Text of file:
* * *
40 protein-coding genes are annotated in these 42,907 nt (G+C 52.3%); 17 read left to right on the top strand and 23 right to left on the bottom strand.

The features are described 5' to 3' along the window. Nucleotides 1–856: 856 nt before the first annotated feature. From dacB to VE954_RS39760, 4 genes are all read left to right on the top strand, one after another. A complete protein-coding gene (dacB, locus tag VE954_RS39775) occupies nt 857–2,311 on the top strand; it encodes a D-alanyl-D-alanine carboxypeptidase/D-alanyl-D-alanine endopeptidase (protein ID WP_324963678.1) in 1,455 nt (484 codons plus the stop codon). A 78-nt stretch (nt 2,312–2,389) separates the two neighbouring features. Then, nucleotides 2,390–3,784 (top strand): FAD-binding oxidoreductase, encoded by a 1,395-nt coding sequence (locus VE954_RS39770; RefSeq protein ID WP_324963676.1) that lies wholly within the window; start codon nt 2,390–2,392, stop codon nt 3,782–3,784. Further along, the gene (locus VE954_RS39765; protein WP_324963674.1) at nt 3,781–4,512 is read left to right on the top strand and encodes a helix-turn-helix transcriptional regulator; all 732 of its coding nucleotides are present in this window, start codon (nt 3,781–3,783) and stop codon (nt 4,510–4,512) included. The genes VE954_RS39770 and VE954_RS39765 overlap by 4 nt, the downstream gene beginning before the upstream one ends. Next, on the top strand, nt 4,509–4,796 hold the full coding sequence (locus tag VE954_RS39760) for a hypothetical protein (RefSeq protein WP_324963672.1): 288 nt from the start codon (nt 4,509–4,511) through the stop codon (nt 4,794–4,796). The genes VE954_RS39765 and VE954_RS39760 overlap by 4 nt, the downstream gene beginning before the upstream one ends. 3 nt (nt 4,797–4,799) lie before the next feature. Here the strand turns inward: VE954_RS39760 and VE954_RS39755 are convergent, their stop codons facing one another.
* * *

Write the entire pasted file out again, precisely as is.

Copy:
40 protein-coding genes are annotated in these 42,907 nt (G+C 52.3%); 17 read left to right on the top strand and 23 right to left on the bottom strand.

The features are described 5' to 3' along the window. Nucleotides 1–856: 856 nt before the first annotated feature. From dacB to VE954_RS39760, 4 genes are all read left to right on the top strand, one after another. A complete protein-coding gene (dacB, locus tag VE954_RS39775) occupies nt 857–2,311 on the top strand; it encodes a D-alanyl-D-alanine carboxypeptidase/D-alanyl-D-alanine endopeptidase (protein ID WP_324963678.1) in 1,455 nt (484 codons plus the stop codon). A 78-nt stretch (nt 2,312–2,389) separates the two neighbouring features. Then, nucleotides 2,390–3,784 (top strand): FAD-binding oxidoreductase, encoded by a 1,395-nt coding sequence (locus VE954_RS39770; RefSeq protein ID WP_324963676.1) that lies wholly within the window; start codon nt 2,390–2,392, stop codon nt 3,782–3,784. Further along, the gene (locus VE954_RS39765; protein WP_324963674.1) at nt 3,781–4,512 is read left to right on the top strand and encodes a helix-turn-helix transcriptional regulator; all 732 of its coding nucleotides are present in this window, start codon (nt 3,781–3,783) and stop codon (nt 4,510–4,512) included. The genes VE954_RS39770 and VE954_RS39765 overlap by 4 nt, the downstream gene beginning before the upstream one ends. Next, on the top strand, nt 4,509–4,796 hold the full coding sequence (locus tag VE954_RS39760) for a hypothetical protein (RefSeq protein WP_324963672.1): 288 nt from the start codon (nt 4,509–4,511) through the stop codon (nt 4,794–4,796). The genes VE954_RS39765 and VE954_RS39760 overlap by 4 nt, the downstream gene beginning before the upstream one ends. 3 nt (nt 4,797–4,799) lie before the next feature. Here the strand turns inward: VE954_RS39760 and VE954_RS39755 are convergent, their stop codons facing one another.